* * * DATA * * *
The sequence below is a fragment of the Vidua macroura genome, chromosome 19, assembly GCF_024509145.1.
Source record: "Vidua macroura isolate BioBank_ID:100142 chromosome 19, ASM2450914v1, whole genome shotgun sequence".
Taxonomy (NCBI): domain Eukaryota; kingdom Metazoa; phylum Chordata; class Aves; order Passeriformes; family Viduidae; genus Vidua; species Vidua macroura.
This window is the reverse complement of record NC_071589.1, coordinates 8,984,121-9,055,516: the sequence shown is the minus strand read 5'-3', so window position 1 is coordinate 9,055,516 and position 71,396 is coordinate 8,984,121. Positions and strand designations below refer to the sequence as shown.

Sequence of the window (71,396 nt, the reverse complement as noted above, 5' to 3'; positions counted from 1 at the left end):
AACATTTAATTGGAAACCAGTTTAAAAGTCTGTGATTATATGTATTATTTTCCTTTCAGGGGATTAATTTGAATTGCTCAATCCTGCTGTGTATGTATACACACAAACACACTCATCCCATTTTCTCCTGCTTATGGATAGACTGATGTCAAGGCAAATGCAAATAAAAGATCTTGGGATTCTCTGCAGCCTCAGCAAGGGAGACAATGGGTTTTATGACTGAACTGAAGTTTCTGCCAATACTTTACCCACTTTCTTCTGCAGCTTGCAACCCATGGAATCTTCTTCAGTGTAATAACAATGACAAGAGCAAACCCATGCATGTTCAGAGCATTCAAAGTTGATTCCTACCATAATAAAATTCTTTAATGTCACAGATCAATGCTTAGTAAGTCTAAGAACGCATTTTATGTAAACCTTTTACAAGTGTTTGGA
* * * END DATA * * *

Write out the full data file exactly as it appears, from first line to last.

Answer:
The sequence below is a fragment of the Vidua macroura genome, chromosome 19, assembly GCF_024509145.1.
Source record: "Vidua macroura isolate BioBank_ID:100142 chromosome 19, ASM2450914v1, whole genome shotgun sequence".
Taxonomy (NCBI): domain Eukaryota; kingdom Metazoa; phylum Chordata; class Aves; order Passeriformes; family Viduidae; genus Vidua; species Vidua macroura.
This window is the reverse complement of record NC_071589.1, coordinates 8,984,121-9,055,516: the sequence shown is the minus strand read 5'-3', so window position 1 is coordinate 9,055,516 and position 71,396 is coordinate 8,984,121. Positions and strand designations below refer to the sequence as shown.

Sequence of the window (71,396 nt, the reverse complement as noted above, 5' to 3'; positions counted from 1 at the left end):
AACATTTAATTGGAAACCAGTTTAAAAGTCTGTGATTATATGTATTATTTTCCTTTCAGGGGATTAATTTGAATTGCTCAATCCTGCTGTGTATGTATACACACAAACACACTCATCCCATTTTCTCCTGCTTATGGATAGACTGATGTCAAGGCAAATGCAAATAAAAGATCTTGGGATTCTCTGCAGCCTCAGCAAGGGAGACAATGGGTTTTATGACTGAACTGAAGTTTCTGCCAATACTTTACCCACTTTCTTCTGCAGCTTGCAACCCATGGAATCTTCTTCAGTGTAATAACAATGACAAGAGCAAACCCATGCATGTTCAGAGCATTCAAAGTTGATTCCTACCATAATAAAATTCTTTAATGTCACAGATCAATGCTTAGTAAGTCTAAGAACGCATTTTATGTAAACCTTTTACAAGTGTTTGGA